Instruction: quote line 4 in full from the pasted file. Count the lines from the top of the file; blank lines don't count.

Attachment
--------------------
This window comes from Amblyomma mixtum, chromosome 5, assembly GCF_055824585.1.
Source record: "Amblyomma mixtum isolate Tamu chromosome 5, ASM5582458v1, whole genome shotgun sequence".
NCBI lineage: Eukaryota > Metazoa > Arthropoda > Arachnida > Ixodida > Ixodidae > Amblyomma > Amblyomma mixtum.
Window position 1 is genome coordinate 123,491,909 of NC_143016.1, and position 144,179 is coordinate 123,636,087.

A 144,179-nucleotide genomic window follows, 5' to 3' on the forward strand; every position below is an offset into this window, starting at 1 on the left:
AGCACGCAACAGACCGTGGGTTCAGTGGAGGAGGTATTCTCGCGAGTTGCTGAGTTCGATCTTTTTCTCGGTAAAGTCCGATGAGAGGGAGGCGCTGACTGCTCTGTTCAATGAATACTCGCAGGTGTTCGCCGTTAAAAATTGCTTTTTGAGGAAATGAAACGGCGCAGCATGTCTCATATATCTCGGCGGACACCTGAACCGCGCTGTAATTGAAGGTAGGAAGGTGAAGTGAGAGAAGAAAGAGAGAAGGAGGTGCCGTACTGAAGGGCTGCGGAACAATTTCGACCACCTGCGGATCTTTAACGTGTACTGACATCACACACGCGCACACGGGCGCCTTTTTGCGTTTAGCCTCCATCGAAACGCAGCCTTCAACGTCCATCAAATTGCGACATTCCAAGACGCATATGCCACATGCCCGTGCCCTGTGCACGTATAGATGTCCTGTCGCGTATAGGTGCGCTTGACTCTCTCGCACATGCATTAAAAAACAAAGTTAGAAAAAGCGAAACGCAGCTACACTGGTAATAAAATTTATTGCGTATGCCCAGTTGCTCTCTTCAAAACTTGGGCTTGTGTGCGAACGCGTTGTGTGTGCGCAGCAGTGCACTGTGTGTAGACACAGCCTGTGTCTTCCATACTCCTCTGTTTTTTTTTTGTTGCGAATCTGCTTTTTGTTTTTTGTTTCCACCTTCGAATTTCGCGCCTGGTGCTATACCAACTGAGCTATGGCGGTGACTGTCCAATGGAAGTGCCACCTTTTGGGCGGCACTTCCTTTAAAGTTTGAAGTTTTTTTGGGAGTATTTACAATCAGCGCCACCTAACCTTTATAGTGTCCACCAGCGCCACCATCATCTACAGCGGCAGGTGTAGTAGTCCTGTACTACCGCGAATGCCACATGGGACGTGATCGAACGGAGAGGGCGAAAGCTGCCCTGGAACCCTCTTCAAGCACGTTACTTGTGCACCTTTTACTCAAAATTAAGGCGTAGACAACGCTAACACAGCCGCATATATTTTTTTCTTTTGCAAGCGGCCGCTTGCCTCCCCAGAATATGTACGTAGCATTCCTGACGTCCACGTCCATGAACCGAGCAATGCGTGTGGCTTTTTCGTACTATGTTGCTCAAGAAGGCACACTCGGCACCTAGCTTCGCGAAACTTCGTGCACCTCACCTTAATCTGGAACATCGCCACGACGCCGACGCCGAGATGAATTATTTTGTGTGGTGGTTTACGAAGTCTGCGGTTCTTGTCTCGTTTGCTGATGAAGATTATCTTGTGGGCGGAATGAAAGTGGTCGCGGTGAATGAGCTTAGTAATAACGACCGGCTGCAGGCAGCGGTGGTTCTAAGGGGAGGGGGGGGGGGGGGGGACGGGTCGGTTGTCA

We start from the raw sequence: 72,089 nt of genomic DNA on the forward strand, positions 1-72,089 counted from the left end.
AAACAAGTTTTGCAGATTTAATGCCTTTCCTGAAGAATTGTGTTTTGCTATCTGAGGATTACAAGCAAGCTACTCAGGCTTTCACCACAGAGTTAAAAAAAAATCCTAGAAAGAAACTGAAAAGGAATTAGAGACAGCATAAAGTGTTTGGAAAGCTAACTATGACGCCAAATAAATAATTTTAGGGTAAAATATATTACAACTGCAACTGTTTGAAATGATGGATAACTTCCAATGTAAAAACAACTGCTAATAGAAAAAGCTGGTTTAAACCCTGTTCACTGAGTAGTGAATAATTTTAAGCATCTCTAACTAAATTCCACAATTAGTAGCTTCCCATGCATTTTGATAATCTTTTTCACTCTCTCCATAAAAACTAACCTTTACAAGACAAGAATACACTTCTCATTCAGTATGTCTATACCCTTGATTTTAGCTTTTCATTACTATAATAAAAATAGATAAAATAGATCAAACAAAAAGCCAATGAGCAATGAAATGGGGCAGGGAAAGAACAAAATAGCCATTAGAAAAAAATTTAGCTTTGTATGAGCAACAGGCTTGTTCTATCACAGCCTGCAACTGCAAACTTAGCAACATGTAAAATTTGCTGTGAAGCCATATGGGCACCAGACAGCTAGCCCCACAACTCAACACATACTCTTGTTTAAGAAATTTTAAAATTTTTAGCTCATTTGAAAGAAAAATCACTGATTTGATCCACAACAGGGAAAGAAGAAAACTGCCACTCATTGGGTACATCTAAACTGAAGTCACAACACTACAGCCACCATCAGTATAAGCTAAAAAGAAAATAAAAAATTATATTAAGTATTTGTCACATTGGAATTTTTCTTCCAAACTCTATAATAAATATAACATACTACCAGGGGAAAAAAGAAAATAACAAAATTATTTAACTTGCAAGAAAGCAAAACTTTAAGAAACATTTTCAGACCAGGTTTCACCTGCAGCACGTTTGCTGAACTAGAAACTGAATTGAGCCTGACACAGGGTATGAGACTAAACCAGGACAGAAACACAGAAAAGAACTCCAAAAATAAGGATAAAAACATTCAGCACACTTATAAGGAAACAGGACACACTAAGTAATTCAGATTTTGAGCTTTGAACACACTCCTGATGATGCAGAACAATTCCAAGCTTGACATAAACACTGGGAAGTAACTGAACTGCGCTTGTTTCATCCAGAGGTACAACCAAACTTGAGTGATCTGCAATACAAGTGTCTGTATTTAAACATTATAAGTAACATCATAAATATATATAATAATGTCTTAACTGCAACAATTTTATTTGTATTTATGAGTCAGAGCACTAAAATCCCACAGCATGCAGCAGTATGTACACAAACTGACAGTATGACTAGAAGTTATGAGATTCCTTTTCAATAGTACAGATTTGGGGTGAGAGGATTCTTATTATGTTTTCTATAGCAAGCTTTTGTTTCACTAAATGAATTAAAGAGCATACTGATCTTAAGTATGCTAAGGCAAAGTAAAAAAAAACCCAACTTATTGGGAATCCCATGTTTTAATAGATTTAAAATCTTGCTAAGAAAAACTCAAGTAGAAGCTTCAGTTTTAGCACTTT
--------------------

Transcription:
Window position 1 is genome coordinate 123,491,909 of NC_143016.1, and position 144,179 is coordinate 123,636,087.